I recently looked at a couple of ATIP documents from the Charities Directorate and I was quite surprised at the decline in the number of charity applications that CRA is accepting. These statistics go back to 2000.

What we see that generally, most charity applications are not successful – that is not surprising at all, as many of them are prepared by well-intentioned people (including professional advisors) who know little about charity and charity requirements and therefore their applications have one or more issues and are unsuccessful.  I don’t regret that we have a fulsome review process for new charities in Canada.  If you want to see exhibit “A” of what you get if you don’t have a fulsome review just look to the US where charities have proliferated including those who are “neo-Nazi” in orientation etc.

But we can see that the height of charity registrations was in 2003-2004 when it was about 3014 applications registered.  In 2017 and 2018 it had dropped to 1585.  When one considers that we lose about 2000 charities a year and our population is steadily growing it is worrisome.  Even more worrisome I just looked at the CRA Charities Listing to see how many charities were set up over the last year (Feb 16, 2019 to Feb 16, 2020) and the number is 1125!  When one considers that possibly 500 or 600 are charity re-registrations as a result of non-filing of the T3010 then you are actually left with only approximately 500 new applications.


Of those 1125, we see that 194 are private foundations (over 17%), 68 are public foundations (6%) and the remaining 857 are charitable organizations (76 percent).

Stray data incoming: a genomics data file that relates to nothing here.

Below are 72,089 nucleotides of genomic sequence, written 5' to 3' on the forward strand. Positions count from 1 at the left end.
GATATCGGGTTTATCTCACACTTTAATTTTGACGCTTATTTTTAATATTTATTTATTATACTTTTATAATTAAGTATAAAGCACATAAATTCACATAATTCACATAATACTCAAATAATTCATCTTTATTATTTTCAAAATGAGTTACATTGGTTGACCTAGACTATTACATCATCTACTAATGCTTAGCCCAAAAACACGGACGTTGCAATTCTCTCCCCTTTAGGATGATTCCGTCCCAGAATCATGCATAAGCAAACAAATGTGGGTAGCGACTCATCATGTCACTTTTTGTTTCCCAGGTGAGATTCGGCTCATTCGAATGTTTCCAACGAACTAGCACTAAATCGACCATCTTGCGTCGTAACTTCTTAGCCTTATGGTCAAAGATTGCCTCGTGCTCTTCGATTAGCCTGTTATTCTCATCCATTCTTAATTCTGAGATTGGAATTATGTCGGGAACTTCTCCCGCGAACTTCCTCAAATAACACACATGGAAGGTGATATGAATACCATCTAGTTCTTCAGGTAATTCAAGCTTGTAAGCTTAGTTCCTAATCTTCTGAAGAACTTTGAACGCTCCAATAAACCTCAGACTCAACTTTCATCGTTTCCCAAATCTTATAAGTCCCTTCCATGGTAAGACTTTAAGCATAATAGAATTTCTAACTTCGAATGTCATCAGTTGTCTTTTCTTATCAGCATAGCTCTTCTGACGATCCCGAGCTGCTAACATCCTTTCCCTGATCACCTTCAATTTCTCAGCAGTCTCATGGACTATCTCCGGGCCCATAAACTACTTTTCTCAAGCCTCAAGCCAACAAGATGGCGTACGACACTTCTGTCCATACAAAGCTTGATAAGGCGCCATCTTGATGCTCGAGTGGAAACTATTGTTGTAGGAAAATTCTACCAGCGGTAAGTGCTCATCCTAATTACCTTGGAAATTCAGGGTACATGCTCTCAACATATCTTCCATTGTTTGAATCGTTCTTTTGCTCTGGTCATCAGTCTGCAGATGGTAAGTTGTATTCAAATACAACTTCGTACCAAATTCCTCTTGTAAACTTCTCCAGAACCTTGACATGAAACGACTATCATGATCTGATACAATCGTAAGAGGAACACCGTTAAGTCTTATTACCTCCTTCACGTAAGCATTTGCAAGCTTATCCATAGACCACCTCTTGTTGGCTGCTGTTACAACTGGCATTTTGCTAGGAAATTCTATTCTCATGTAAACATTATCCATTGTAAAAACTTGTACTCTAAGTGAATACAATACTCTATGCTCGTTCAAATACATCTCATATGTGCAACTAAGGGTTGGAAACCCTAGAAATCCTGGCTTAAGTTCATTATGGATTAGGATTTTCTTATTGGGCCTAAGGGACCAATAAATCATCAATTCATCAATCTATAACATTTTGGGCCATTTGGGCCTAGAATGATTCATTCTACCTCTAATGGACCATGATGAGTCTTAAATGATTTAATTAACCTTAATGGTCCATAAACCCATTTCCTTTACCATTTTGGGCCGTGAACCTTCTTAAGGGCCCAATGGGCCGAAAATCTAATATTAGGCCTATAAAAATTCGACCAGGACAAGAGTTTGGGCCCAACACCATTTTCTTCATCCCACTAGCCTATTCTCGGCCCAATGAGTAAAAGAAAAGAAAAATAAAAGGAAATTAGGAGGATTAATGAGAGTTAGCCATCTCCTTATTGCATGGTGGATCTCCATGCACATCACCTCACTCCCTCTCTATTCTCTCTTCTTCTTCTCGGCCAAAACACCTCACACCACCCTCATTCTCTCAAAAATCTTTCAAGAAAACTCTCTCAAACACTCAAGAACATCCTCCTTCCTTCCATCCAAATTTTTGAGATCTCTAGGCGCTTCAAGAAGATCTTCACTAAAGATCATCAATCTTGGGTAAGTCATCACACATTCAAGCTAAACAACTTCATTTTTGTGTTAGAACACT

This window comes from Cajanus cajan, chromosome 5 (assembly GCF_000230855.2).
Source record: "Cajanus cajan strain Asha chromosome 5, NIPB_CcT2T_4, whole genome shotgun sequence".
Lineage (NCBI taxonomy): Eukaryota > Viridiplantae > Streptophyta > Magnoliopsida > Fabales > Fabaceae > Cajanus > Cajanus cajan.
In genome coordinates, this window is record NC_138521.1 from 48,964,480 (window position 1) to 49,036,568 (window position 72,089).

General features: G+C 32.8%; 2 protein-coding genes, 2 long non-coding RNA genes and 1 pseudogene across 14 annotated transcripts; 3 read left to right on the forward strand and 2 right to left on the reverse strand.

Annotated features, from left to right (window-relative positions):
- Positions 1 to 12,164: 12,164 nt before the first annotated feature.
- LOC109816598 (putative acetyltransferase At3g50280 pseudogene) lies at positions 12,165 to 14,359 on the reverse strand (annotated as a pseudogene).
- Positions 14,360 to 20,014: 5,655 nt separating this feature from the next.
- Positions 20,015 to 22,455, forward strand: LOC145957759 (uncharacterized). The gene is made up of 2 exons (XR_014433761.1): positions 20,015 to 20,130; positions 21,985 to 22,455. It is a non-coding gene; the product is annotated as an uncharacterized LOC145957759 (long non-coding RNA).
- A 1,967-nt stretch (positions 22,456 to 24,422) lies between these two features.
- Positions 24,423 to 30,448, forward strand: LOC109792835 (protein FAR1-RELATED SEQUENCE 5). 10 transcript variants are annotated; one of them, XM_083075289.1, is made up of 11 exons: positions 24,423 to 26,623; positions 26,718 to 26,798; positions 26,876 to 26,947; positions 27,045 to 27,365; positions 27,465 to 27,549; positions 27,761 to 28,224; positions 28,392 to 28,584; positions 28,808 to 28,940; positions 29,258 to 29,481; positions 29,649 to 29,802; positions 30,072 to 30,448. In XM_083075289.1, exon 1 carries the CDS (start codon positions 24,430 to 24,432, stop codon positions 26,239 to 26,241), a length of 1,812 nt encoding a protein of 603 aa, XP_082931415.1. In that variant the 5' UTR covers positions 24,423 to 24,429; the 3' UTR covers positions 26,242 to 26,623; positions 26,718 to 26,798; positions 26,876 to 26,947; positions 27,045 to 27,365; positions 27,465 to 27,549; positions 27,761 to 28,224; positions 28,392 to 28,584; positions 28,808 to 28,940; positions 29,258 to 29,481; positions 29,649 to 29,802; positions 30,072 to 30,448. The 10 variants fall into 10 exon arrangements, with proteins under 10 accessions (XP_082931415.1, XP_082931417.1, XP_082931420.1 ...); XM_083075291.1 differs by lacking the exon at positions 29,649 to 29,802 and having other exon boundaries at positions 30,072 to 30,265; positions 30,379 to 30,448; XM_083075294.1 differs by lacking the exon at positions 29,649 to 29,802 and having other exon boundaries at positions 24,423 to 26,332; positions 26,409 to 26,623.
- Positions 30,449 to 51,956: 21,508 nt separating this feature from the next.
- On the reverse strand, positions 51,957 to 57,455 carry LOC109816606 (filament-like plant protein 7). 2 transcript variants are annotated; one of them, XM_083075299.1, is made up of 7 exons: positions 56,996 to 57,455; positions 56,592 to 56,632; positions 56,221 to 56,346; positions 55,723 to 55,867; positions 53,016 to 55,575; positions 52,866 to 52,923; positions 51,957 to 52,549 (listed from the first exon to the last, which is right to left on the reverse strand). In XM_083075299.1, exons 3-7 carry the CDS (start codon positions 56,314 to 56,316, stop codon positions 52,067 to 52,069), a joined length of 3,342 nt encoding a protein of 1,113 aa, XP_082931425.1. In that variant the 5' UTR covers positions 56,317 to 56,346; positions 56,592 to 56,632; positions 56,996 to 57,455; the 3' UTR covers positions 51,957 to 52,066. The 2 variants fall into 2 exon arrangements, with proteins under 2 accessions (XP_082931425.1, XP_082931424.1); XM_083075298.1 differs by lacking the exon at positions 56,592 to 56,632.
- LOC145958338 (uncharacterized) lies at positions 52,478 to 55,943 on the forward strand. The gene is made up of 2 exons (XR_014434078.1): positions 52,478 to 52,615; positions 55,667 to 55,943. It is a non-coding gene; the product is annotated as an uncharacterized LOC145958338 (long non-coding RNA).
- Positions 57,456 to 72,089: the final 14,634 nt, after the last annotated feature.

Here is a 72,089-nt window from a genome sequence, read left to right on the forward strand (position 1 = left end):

We also see that the number of applications, not just registrations has gone down, from a high of 4740 in 2011-12 to a low of 3355 in 2017-18.


The world has changed since the year 2000 when these stats started.   Canada’s population was about 30m people in the year 2000 and today it is around 37m.  I know that there is quite a popular opinion at the moment that we have enough charities and we don’t need any more charities.   After all, we have 86,000 charities, actually now 85,773.  I used to be more sympathetic to the opinion that we have enough charities.  Unfortunately, the reality of the charity is much more complicated than a simple “we have too many charities”.  In this world particular of memes and sound bites simple to understand concepts often get a lot of acceptance – even though they may be simply wrong.

There are a number of reasons I am concerned with these developments.

  1. When one thinks that the country has expanded in population significantly and charity registrations are down by about 50% I think that this should be a cause for concern.
  2. Many charities are foundations and many of them don’t carry out charitable activities – they are essentially holding tanks for funds that will one day be transferred to charities.  About 32,000 charities are churches, synagogues and mosques and other religious institutions.  Thousands of charities are essentially dormant and CRA is trying to shut those down.  So an argument can be made that the number 86,000 is actually inflated, that there are far fewer charities that are actually available and doing work in Canada.